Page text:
In September 2011, no one in Zambia could have missed that the country was in the midst of a heavily contested election. The country was awash with party paraphernalia that adorned street corners and supporters alike. Candidates from the incumbent Movement for Multiparty Democracy (MMD) and Patriotic Front (PF) both employed slick, outlandish branding and catchy slogans in what amounted to the most expensive election campaign ever seen in the country. The election resulted in the transfer of power from the MMD to Michael Sata and the PF, ending their twenty years in power; Zambia was seen to be on a path of continued democratisation.
Yet the election was also one that saw a fall in the number of female candidates elected for legislative positions. Indeed, despite the reinstallation of multi-party politics in 1991, little has changed in terms of the number of women in the legislatures. In 2011, only 11.5% of legislative positions were held by women, a decline from its 2006 value of 14.6%. Only 106 of the 709 candidates selected to stand for Parliament in 2011 were women, according to the Electoral Commission of Zambia. Furthermore, Electoral Commission data for 2011 shows that female representation in local government is also worryingly low at less than 6% while only 19 of Zambia’s 287 traditional leaders are women. This imbalance continues in the civil service where men hold the majority of decision-making posts.
Despite democratic advances in terms of electoral turnover, Zambia lags behind many of its neighbours when it comes to female representation in legislatures. It is behind South Africa (42.3%) Angola (34.1%), Mozambique (39.2%) and Zimbabwe (15%). Across the continent, female representation is on the increase — of the 50 countries in the world with the highest percentage of women in parliament, 13 of these are in Africa — but Zambia is bucking this trend.
Social attitudes towards women are one crucial reason underpinning this and the problem is on the rise, according to Dr Charlotte Harland Scott, a political activist and the wife of Vice President Guy Scott. Particularly concerning, she finds, is that “rather than reducing the inequalities that arose from traditional gender roles, we are replacing them with new habits and practices that are based on disturbing, aggressive and deeply anti-women sentiments".
Instead, there is “a dangerous and unfortunately growing tendency to introduce hate-speech and viciously anti-women speech into political and civic debate”. In a speech made on International Women’s Day, Scott argued that “comments made on women leaders on some of the well-known and apparently widely read internet news sites in particular are routinely disgusting, outrageous and insulting”. Such comments serve as an intimidating barrier to many aspiring young women: “Why should a woman want to try to do her best as a politician, journalist or leader in civic affairs when she is likely to experience vicious public harassment and abuse?” she asks.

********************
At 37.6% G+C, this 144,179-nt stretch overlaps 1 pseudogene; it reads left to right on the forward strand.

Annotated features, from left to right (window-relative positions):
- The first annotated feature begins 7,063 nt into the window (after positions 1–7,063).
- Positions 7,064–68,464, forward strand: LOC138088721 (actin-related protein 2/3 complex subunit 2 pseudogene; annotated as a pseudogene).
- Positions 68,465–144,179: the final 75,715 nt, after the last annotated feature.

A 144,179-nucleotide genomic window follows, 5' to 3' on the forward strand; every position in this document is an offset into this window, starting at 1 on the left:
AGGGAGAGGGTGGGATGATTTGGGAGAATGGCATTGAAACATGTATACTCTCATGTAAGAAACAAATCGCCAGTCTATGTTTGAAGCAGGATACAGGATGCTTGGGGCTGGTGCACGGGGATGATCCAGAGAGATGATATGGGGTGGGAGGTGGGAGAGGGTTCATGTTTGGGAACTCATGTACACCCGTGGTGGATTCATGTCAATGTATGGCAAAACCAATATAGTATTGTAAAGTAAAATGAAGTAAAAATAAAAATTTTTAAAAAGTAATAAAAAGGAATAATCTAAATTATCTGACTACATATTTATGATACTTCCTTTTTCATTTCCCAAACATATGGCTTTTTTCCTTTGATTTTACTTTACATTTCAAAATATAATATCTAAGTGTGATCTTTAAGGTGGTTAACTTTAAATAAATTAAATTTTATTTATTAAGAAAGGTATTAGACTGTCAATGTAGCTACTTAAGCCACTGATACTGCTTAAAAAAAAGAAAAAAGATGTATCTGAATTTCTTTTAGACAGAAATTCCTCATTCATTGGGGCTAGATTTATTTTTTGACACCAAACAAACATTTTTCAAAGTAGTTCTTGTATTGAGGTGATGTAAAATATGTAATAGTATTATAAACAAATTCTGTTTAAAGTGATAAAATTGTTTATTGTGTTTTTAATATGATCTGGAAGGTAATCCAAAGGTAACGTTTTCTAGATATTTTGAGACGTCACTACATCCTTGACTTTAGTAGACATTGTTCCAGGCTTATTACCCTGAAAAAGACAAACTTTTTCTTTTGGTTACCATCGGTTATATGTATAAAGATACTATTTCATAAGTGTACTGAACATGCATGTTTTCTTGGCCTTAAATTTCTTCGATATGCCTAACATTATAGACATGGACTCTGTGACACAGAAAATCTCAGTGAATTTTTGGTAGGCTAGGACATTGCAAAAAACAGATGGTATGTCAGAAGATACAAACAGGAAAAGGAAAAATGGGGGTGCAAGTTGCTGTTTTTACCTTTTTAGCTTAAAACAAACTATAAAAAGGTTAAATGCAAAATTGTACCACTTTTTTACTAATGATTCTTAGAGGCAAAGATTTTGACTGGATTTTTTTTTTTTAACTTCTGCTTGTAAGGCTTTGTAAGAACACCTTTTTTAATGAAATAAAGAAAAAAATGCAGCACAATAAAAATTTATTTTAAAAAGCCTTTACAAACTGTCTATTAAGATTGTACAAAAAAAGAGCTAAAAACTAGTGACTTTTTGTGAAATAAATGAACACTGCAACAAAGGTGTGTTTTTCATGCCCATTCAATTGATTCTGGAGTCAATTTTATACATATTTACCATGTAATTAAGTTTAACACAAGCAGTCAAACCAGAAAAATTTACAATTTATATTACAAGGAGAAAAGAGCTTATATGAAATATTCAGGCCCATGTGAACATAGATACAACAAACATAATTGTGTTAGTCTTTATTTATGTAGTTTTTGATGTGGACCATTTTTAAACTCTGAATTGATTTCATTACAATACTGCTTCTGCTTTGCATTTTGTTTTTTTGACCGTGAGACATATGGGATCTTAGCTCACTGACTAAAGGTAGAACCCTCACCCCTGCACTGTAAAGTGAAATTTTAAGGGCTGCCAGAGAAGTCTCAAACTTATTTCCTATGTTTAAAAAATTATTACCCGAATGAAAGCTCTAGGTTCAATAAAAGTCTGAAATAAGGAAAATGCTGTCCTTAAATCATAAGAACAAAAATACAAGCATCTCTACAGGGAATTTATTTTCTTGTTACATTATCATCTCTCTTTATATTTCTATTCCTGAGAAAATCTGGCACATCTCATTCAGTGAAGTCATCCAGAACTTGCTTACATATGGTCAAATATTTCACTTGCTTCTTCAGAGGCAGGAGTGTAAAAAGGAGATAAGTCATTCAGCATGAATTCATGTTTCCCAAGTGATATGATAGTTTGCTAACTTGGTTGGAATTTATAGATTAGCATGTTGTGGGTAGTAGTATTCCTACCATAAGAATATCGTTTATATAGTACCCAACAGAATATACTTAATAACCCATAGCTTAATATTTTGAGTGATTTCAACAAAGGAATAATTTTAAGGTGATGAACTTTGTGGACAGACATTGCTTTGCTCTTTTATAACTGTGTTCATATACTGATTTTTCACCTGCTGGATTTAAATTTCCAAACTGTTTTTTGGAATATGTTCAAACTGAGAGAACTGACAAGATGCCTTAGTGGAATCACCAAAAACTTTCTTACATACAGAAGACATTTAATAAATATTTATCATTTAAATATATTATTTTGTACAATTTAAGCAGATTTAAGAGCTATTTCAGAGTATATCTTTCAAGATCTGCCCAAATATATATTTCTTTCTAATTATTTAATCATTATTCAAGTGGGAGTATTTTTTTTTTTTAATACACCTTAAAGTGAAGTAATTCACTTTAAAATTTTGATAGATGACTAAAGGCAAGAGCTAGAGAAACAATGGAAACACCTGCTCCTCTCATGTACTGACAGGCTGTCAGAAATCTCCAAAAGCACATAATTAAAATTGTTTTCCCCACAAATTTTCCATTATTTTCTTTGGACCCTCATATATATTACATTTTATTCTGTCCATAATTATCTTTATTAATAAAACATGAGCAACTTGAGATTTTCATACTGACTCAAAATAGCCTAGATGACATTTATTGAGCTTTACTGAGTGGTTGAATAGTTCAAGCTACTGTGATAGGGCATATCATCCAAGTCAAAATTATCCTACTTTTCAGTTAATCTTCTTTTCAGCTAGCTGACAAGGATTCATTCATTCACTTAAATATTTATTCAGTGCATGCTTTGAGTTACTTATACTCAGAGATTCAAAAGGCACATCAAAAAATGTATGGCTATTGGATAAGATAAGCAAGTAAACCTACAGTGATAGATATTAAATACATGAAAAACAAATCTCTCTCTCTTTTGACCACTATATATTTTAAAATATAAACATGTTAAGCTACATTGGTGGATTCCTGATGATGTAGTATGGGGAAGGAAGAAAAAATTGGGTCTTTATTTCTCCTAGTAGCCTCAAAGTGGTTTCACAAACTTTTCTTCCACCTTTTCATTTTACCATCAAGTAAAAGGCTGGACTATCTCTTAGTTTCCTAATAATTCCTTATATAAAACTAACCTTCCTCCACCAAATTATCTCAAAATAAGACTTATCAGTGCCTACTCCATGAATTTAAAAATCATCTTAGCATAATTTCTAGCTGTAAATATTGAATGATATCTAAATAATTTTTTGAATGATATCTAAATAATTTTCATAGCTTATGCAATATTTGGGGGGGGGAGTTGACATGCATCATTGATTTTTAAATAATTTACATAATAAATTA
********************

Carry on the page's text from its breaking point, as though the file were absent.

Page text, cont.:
As a product of these attitudes the political arena and public life are seen as exclusively male domains where traditional masculine qualities of strength, aggression and competitiveness are valued while feminine qualities are belittled. The 2011 Gender Sector Analysis noted that women are taught to refrain from voicing opinions and to behave modestly in the presence of men, including their husbands. Furthermore, women who have the relevant qualifications and expertise to apply for political positions are less confident of their ability given the prevailing social attitude, as well as being frequently looked down upon for not meeting the standards of femininity that traditional gender roles require. Unsurprisingly, in 2012, Zambia ranked 163 out of 186 countries on the 2012 Gender Equality Index with a score of 0.623.
In addition to having direct consequences on the number of women willing to run for political office these attitudes also have indirect consquences.
Conceptions of gender roles are such that women are faced with structural disadvantages and have less access to formal education and employment opportunities than their male counterparts. For example, the female/male income ratio is 0.56, while the tertiary enrolment ratio is 0.46. This lack of financial resources, a pre-requisite to politics in a country where election campaigns are increasingly expensive, often serves as an insurmountable barrier to political office.